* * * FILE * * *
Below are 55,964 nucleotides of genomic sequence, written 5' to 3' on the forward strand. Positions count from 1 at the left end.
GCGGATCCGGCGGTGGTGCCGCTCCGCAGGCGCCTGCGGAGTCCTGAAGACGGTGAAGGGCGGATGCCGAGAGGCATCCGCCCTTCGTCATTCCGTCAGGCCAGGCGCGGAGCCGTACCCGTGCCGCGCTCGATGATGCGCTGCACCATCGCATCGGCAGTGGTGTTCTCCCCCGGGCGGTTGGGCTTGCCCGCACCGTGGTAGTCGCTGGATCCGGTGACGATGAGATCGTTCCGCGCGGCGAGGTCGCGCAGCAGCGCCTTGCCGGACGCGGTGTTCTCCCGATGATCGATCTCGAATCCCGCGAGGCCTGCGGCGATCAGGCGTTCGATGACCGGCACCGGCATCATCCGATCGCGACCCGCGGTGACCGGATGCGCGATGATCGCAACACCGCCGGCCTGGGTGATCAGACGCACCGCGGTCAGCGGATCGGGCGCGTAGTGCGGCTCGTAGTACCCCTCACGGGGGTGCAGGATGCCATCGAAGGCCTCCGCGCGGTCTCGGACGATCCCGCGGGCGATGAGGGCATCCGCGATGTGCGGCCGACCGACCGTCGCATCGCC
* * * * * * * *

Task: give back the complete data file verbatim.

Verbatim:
Below are 55,964 nucleotides of genomic sequence, written 5' to 3' on the forward strand. Positions count from 1 at the left end.
GCGGATCCGGCGGTGGTGCCGCTCCGCAGGCGCCTGCGGAGTCCTGAAGACGGTGAAGGGCGGATGCCGAGAGGCATCCGCCCTTCGTCATTCCGTCAGGCCAGGCGCGGAGCCGTACCCGTGCCGCGCTCGATGATGCGCTGCACCATCGCATCGGCAGTGGTGTTCTCCCCCGGGCGGTTGGGCTTGCCCGCACCGTGGTAGTCGCTGGATCCGGTGACGATGAGATCGTTCCGCGCGGCGAGGTCGCGCAGCAGCGCCTTGCCGGACGCGGTGTTCTCCCGATGATCGATCTCGAATCCCGCGAGGCCTGCGGCGATCAGGCGTTCGATGACCGGCACCGGCATCATCCGATCGCGACCCGCGGTGACCGGATGCGCGATGATCGCAACACCGCCGGCCTGGGTGATCAGACGCACCGCGGTCAGCGGATCGGGCGCGTAGTGCGGCTCGTAGTACCCCTCACGGGGGTGCAGGATGCCATCGAAGGCCTCCGCGCGGTCTCGGACGATCCCGCGGGCGATGAGGGCATCCGCGATGTGCGGCCGACCGACCGTCGCATCGCC